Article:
You can also offer prep calls to certain candidates who you believe are skilled and well-qualified but struggle with the interview process. You can also send interview questions or topic pillars in advance. It gives the candidates the time to prepare, and they are not put on a spot. Situational questions can eliminate some really good candidates. A small heads-up can go a long way.

Should I ask for feedback from the candidates as well?

If it’s made easy, you will get feedback, which helps you identify places for improvement. You are not present at every stage of the process and every interview and might not be aware of where the obstacles are. You can’t and shouldn’t attend every meeting.

The problems might lie in distracted hiring managers who don’t focus on the candidates during the interviews (ever had a Zoom call with someone who kept looking at their phone?), the application process might be too complicated, or the candidate didn’t feel comfortable with the assessments or tasks given. Whatever the reason, you could use that information to avoid making the same mistakes in your next projects.

Using forms and technology for candidate feedback

You can use forms and tech to make getting candidate feedback a part of your process. With Teamdash, you can measure the Candidate Net Promoter Score (cNPS). The candidate gives your process a score ranging from 1-10 and also has a chance to give open-form feedback or comment on it.

You can get set-up emails that ask for feedback as soon as the decision is made and sent. You don’t get high-quality, detailed responses if you don’t ask for feedback as soon as possible. The comments give you more background to the score – look behind the low score. Could it be that the candidate is disappointed that they weren’t selected, or did they pinpoint a problem in the process?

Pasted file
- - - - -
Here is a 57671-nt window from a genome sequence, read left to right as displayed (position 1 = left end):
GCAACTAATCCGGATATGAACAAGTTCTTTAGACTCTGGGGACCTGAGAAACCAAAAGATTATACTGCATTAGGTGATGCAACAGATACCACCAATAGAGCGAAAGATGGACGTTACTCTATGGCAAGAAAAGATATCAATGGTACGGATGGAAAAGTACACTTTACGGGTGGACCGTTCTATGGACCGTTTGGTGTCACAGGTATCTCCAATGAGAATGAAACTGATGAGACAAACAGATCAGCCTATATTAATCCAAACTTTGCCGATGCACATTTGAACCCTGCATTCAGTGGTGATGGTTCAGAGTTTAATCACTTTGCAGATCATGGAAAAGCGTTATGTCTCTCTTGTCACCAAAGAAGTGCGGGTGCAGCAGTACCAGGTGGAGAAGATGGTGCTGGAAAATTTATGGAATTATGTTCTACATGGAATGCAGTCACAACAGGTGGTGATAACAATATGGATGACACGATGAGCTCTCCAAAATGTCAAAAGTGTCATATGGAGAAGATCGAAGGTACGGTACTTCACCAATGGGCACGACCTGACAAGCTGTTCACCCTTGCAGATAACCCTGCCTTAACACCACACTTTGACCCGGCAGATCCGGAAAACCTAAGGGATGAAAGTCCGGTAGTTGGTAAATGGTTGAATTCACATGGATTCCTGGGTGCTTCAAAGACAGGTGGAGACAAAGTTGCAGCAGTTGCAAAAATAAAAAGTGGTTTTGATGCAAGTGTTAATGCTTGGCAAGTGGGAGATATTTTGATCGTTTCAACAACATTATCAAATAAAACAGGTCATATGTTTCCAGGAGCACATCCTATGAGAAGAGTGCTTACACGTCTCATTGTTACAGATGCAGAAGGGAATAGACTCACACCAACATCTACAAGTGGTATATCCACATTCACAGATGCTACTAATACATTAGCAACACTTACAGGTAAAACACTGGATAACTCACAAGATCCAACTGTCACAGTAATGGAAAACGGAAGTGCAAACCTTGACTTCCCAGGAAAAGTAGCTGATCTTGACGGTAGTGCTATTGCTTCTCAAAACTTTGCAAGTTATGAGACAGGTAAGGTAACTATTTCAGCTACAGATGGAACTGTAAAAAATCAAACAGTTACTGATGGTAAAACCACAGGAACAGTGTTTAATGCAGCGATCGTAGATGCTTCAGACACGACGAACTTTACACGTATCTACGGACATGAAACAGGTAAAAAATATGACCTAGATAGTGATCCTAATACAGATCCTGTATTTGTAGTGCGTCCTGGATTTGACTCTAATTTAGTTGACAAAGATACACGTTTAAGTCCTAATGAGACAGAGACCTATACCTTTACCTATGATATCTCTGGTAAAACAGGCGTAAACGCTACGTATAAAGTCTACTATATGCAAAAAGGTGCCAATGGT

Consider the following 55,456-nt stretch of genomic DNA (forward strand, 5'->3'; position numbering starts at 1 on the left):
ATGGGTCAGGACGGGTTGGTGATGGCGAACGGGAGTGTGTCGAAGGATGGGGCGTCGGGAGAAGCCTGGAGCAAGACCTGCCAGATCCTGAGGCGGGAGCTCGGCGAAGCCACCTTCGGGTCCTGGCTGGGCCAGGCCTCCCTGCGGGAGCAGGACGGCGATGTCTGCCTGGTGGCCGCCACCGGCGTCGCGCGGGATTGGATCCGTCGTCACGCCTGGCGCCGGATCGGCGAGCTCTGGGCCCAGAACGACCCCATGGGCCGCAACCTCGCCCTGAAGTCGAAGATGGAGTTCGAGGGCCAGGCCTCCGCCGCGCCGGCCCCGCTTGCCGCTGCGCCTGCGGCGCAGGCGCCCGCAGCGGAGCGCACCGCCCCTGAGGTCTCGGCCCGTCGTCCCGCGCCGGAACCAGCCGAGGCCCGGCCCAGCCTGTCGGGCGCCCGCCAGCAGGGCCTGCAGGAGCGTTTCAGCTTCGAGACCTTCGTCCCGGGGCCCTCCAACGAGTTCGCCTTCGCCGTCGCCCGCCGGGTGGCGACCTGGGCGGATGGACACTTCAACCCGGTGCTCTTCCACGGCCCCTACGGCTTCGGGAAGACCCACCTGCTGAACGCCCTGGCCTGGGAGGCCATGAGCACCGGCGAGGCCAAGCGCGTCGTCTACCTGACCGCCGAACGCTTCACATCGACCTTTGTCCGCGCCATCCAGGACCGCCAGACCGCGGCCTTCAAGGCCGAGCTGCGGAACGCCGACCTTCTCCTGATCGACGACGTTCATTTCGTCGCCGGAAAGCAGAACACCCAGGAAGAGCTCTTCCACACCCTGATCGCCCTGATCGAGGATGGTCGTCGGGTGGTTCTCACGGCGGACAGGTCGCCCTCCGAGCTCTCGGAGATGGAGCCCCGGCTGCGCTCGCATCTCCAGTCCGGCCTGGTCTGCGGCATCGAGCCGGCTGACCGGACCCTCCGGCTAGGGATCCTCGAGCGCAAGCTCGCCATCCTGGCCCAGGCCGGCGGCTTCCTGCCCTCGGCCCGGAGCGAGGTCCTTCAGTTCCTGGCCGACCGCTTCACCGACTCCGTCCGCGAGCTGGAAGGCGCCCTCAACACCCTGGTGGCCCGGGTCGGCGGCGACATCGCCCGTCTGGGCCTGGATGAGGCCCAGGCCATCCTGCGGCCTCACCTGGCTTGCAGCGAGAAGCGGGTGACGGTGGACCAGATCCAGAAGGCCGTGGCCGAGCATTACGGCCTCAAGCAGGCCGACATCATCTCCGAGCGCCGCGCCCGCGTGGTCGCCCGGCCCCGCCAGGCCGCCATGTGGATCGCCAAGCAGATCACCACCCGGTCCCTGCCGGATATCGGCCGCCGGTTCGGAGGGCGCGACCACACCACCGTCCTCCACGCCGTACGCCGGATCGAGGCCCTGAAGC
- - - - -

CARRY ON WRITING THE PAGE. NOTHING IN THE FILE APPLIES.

Ask candidate feedback with automated emails
You can ask for candidate feedback using Teamdash and get your cNPS

What are the tips and hacks for giving a good candidate experience?

To sum up, the tips and hacks for a good candidate experience are:

  • Set up the optimal recruitment process: The pace is important. The process demonstrates how organised the company is. Set up a recruitment process that helps you attract and qualify your ICP. Also, give a chance to meet the people the candidate is going to work together with to help them understand the culture. This helps evaluate culture fit before making the hire and has been shown to boost retention.
  • Just be human: Sounds simple, but many people have forgotten the basics of communication: maintain a relationship, make it more than a business transaction, and most importantly – do as you promised to do! Check in with people who are in your talent pool for future openings.
  • Make your process attractive to the candidates: Screening calls are 60% of selling the role and identifying how this career move can benefit the candidate. Keep them updated throughout the process. A good idea is to put it in the job ad that they will get feedback. It is something that they really want and appreciate in a recruitment process. Mention the salary range early on to qualify the interest.
  • Onboarding is also important – allow your potential new employee to meet the person who hired them during the recruitment process, not on the first day of the new job. A way to scare a candidate off is to sell one job during recruitment but have a different reality once they have accepted the job.

This is a summary post about Teamdash’s webinar recorded in August 2022. You can watch it on our YouTube channel.

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Merilyn Uudmae


Content Marketing Manager